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Figure 4 Comparison of the number of detections by our thermal camera drone (blue) and the patrollers (gray) across the seven experimental nights. Turtle activity includes any detected sea turtle or track. In the left panel we summarize the number of total observations from the four categories. Note that y-axises are differently scaled.

The drone videos showed that patrollers walked very close to the three humans and the animals, but they could only record the footprints of each - and did not directly encounter them. However, the drone was unable to identify the detected animals to species level.

3.2.1 Challenges detecting sea turtle tracks

During our study, several tracks (the whole track or a section of) were difficult or impossible to detect from the thermal image (Supplementary Video 5). This was due to the area of the beach being washed over by the tides creating perpendicular marks to the seashore that appeared darker with the thermal camera and could be confused with turtle tracks. Additionally, the sand closer to the sea was darker than the sand closer to the vegetation, as this lower sand retains the constant heat from the warm waves, which also made track ID difficult. The closest section to the vegetation is never washed over by the tides so stays warm at night (Figure 5). Therefore, tracks were easier detected in the middle section of the beach. These results are supported by the temperature values on Supplementary Table 3.

FIGURE 5
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Figure 5 Some tracks disappear depending on the beach zone, making their detection challenging. In photos (A–C), white arrows point to where the turtle tracks are not visible using the thermal camera. Blue arrow in (B) points to an olive ridley turtle returning to the sea. The circle in photo (C) is around a nesting green sea turtle monitored by the patrollers. The vegetation in the three photos is on the left and the sea on the right.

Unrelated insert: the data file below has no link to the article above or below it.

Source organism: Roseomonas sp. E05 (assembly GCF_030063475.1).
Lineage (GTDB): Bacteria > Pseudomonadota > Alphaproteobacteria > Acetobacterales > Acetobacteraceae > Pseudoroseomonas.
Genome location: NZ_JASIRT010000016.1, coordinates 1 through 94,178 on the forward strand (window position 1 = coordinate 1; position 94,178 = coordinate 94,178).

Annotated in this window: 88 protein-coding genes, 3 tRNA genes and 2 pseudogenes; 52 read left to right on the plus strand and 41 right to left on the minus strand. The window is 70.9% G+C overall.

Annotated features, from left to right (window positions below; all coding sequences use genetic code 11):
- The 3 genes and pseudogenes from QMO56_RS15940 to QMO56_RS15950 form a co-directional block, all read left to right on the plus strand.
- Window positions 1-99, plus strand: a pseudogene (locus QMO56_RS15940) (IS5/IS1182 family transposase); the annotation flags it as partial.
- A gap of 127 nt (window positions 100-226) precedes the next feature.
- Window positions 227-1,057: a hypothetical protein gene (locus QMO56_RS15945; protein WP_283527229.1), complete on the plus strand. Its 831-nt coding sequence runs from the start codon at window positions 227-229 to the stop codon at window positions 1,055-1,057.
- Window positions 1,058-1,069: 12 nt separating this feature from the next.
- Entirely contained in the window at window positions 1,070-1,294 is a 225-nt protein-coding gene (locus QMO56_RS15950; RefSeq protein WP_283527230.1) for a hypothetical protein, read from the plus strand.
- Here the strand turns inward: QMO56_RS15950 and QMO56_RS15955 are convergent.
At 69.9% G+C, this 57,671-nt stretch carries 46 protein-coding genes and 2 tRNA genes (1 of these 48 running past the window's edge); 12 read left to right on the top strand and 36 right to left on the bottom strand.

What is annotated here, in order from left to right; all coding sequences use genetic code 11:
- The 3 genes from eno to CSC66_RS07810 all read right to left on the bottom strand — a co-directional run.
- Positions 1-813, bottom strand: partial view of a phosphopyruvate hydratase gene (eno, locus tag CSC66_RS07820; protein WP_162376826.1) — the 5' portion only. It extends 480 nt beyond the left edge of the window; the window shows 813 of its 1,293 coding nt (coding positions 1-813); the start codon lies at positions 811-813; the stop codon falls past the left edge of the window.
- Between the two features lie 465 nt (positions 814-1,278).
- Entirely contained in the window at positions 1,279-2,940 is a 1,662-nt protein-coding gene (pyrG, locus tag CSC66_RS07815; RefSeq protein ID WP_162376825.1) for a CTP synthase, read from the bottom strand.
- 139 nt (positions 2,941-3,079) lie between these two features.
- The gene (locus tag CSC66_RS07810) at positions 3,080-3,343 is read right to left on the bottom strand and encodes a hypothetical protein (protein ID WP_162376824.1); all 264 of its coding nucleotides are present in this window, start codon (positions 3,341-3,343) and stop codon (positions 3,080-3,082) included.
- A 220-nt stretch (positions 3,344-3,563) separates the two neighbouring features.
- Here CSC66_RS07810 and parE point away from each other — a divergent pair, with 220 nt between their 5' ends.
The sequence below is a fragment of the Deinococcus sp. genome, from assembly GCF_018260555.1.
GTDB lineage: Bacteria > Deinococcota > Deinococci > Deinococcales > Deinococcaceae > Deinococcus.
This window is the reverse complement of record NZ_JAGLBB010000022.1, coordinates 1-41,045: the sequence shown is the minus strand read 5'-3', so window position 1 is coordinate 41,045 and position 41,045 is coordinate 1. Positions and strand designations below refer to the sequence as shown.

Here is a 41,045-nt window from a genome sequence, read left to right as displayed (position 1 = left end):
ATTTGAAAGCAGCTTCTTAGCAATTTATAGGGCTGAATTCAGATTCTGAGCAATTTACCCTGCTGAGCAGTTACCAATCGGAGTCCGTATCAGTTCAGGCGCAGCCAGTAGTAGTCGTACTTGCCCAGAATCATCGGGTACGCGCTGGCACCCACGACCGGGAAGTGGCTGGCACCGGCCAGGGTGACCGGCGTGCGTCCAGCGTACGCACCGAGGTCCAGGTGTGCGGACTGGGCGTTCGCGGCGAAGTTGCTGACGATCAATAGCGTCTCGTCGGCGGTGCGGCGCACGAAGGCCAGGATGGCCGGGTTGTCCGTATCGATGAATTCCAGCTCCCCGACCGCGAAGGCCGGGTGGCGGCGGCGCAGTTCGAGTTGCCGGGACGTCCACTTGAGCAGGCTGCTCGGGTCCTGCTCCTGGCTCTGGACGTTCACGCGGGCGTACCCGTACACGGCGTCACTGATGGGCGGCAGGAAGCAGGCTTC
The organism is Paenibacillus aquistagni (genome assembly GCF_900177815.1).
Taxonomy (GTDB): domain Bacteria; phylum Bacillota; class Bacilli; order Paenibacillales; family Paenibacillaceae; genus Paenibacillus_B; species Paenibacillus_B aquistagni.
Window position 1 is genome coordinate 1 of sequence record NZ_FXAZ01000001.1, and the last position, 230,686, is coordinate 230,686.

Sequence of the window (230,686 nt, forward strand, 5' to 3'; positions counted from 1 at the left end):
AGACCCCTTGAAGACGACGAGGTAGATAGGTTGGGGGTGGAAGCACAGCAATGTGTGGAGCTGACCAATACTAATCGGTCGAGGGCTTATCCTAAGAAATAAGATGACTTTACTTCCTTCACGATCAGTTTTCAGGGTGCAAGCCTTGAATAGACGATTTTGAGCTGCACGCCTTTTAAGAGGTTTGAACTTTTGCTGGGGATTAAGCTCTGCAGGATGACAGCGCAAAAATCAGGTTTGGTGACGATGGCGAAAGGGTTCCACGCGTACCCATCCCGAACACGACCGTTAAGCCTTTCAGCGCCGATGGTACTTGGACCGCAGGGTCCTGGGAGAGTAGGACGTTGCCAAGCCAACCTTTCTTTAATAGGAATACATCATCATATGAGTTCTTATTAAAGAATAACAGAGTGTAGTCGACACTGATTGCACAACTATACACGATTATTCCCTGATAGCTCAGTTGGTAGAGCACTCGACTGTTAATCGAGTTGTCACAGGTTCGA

4 Discussion

We show that in addition to being able to detect sea turtles at night on nesting beaches, it is also possible to differentiate between sea turtle species tracks. The TIR-mounted drone and observer outperformed traditional ground-based patrollers, with 20% more sea turtle activity detections. Additionally, the drone and observer detected other wildlife and poachers on the beach, all of which remained undetected by traditional patrollers. We tested different methodological factors related to drone settings, including camera visualization mode, height, and gimbal angle, all of which appear to affect detections, and the ability to distinguish tracks. We discuss each of our findings below in detail, related to both advantages and challenges, and highlight factors that need to be assessed more broadly so that TIR-mounted drones might be adopted to contribute to global monitoring efforts, research and protection of sea turtle nesting beaches.

Although Piro beach is not a ‘hot spot’ known for high levels of poaching, our drone experimental surveys were still able to detect unidentified people that remained hidden in the dark and vegetation from our human patrollers. As the drone flies along the coastline, although it cannot be heard above the sound of the waves, the multiple lights that indicate orientation are clearly visible, moving up and down the beach. As stated by Reischig et al. (2018), it is quite conceivable that the sight of the drone patrolling back and forth along the beach line could serve as an effective deterrent to discourage poachers, or other illicit activities. However, they also state that in the absence of consequences in terms of capture and prosecution, then reductions in illicit activities might be short lived, as perpetrators realize there are no consequences associated with the drones presence. As such, projects attempting to utilize TIR drone technology to tackle poaching along nesting beaches, would be most impactful working alongside local authorities to ensure that actions result in response to the drone detections, as has been achieved with great efficacy to tackle rhino poaching in South Africa (see Snitch, 2015).